How many unhappy people did you see today? How much bitching, moaning, whining, and complaining did you hear –or even participate in yourself?
If we are all so unhappy, why don’t we do something about it? It’s not that hard to change what you think.
But it is hard to STOP.
Here’s the rub. Feeling happy is uncomfortable. The happy vibration clashes with the vibration we have, like fingernails on a chalk board–or listening to Pachelbel’s Canon when you are expecting Radiohead. Imagine an old-school rapper being forced to listen to Saint Saens, or vice versa.
It’s like a new pair of Birkenstocks. You have to wear them a while before they take on the shape of your feet. It takes a few days to break them in. If you just jump on them and go on a ten-mile hike, you won’t make it.
Changing an emotional state is the same way. It takes effort to think new thoughts with positive messages and then NOT to follow them with cynical or sarcastic humor that just slaps us us back down where we are used to being.
You think, “I could win the lottery,” raising your vibration to hope. But then you add, “I’d just have to hide out from everyone who wanted to get my money.”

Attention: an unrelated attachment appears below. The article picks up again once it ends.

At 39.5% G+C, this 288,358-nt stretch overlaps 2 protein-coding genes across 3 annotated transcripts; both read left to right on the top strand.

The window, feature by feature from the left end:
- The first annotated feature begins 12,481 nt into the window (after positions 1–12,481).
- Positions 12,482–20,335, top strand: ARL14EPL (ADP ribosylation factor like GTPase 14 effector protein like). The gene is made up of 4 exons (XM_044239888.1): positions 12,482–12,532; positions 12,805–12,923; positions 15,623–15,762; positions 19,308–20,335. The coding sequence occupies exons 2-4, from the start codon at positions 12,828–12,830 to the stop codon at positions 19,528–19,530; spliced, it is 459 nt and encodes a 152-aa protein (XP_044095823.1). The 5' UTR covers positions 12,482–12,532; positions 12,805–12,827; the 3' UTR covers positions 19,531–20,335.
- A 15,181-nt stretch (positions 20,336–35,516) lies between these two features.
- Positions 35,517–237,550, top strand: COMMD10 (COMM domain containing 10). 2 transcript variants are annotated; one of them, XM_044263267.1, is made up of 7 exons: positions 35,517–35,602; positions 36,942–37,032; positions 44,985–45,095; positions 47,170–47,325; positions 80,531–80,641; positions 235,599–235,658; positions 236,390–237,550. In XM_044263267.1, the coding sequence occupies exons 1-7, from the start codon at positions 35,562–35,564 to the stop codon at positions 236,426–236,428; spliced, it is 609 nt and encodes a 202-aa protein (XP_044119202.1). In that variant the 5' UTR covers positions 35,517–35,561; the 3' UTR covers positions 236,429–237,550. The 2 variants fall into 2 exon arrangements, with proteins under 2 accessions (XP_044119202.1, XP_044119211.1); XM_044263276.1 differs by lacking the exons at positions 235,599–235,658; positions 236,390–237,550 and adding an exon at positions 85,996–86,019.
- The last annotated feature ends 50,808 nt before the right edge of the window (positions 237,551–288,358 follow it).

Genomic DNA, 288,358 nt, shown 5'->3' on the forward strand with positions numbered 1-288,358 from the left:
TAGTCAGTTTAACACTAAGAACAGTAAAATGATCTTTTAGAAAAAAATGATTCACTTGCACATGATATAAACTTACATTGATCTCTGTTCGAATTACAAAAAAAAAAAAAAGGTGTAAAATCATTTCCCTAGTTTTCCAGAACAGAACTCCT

That CLUNK sound is your vibration hitting bottom.
You dutifully write your affirmations: I am debt free. I am healthy. I am thin…but with each stroke of the pen, you think about how much shorter than the month your paycheck is, or how thin people have to watch what they eat, or how hard it would be to exercise.
Being unhappy is only comfortable because you are used to it. You practice it very hard every day.
If you worked at anything as hard as you work at being unhappy, you’d be the world’s leading expert. That big weight that holds you down and makes you tired when you get up in the morning is the chain of unhappiness you forged yesterday, and that you are forging every minute that you aren’t working to be postive.
Try for fifteen minutes, five minutes even, to think a positive thought whenever you hear something unhappy. Do you get stopped by the traffic light? Admire the glow of the red light. Congratulate yourself for driving safely. Take a deep breath and say, “I’m doing well today.” Anything positive.
Every time you start to say “Yes, But…”, STOP.